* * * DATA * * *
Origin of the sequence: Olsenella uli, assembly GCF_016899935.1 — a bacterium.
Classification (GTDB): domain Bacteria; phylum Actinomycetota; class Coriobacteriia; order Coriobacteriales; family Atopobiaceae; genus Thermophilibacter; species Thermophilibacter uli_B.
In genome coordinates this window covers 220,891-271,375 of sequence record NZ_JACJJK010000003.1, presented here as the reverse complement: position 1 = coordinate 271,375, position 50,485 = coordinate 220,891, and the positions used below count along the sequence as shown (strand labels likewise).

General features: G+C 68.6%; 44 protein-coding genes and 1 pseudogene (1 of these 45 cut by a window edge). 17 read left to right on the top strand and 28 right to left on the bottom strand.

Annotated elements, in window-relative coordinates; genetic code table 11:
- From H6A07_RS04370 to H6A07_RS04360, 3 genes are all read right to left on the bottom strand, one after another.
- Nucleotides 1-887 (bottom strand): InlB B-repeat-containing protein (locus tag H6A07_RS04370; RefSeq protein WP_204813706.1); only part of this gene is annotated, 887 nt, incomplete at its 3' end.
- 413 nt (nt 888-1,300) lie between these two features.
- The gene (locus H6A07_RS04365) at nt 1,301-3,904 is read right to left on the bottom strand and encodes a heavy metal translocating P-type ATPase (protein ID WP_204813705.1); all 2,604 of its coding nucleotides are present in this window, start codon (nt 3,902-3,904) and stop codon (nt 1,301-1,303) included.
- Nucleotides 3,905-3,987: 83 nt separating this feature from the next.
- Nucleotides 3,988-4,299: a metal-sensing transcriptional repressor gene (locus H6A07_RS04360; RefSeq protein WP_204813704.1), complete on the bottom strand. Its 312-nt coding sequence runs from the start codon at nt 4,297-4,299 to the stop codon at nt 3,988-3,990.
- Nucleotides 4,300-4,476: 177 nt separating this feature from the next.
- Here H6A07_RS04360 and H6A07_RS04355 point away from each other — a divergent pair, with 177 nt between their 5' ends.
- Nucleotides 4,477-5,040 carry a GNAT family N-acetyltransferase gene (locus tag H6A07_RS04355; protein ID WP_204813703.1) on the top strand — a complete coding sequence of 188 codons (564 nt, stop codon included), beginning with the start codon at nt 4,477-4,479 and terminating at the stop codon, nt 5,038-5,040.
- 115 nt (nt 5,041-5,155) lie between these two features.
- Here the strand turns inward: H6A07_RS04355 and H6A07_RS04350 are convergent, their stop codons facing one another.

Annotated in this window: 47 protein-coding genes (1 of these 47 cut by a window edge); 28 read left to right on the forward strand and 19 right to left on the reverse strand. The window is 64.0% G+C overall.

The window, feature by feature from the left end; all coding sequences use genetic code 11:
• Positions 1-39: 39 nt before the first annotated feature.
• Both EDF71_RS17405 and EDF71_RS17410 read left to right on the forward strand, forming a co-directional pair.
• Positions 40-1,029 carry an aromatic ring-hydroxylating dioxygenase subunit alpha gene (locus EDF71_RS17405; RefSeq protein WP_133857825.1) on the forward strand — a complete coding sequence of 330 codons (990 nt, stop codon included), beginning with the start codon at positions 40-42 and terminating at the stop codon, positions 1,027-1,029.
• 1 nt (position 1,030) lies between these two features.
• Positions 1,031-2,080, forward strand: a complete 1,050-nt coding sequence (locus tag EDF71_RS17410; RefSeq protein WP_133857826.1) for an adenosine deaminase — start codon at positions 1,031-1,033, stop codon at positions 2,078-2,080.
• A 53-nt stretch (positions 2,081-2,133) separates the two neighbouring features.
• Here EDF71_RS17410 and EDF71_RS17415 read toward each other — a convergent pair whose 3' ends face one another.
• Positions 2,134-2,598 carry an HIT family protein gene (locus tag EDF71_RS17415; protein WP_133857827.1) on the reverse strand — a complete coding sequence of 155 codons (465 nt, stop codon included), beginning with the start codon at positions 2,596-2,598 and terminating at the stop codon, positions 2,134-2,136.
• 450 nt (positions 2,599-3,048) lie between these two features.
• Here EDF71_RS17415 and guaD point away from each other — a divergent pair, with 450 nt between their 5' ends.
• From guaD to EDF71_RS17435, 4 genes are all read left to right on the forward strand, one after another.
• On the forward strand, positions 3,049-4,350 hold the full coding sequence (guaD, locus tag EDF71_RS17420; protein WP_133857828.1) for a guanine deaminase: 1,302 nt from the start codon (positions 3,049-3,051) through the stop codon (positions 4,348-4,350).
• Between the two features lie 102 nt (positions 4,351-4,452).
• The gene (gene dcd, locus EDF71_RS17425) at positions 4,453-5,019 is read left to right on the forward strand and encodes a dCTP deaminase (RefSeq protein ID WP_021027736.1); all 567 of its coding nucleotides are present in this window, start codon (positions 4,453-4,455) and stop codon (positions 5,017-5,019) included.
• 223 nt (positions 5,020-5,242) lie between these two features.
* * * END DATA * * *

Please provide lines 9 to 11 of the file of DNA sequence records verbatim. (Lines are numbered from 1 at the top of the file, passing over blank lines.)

- The gene (locus H6A07_RS04365) at nt 1,301-3,904 is read right to left on the bottom strand and encodes a heavy metal translocating P-type ATPase (protein ID WP_204813705.1); all 2,604 of its coding nucleotides are present in this window, start codon (nt 3,902-3,904) and stop codon (nt 1,301-1,303) included.
- Nucleotides 3,905-3,987: 83 nt separating this feature from the next.
- Nucleotides 3,988-4,299: a metal-sensing transcriptional repressor gene (locus H6A07_RS04360; RefSeq protein WP_204813704.1), complete on the bottom strand. Its 312-nt coding sequence runs from the start codon at nt 4,297-4,299 to the stop codon at nt 3,988-3,990.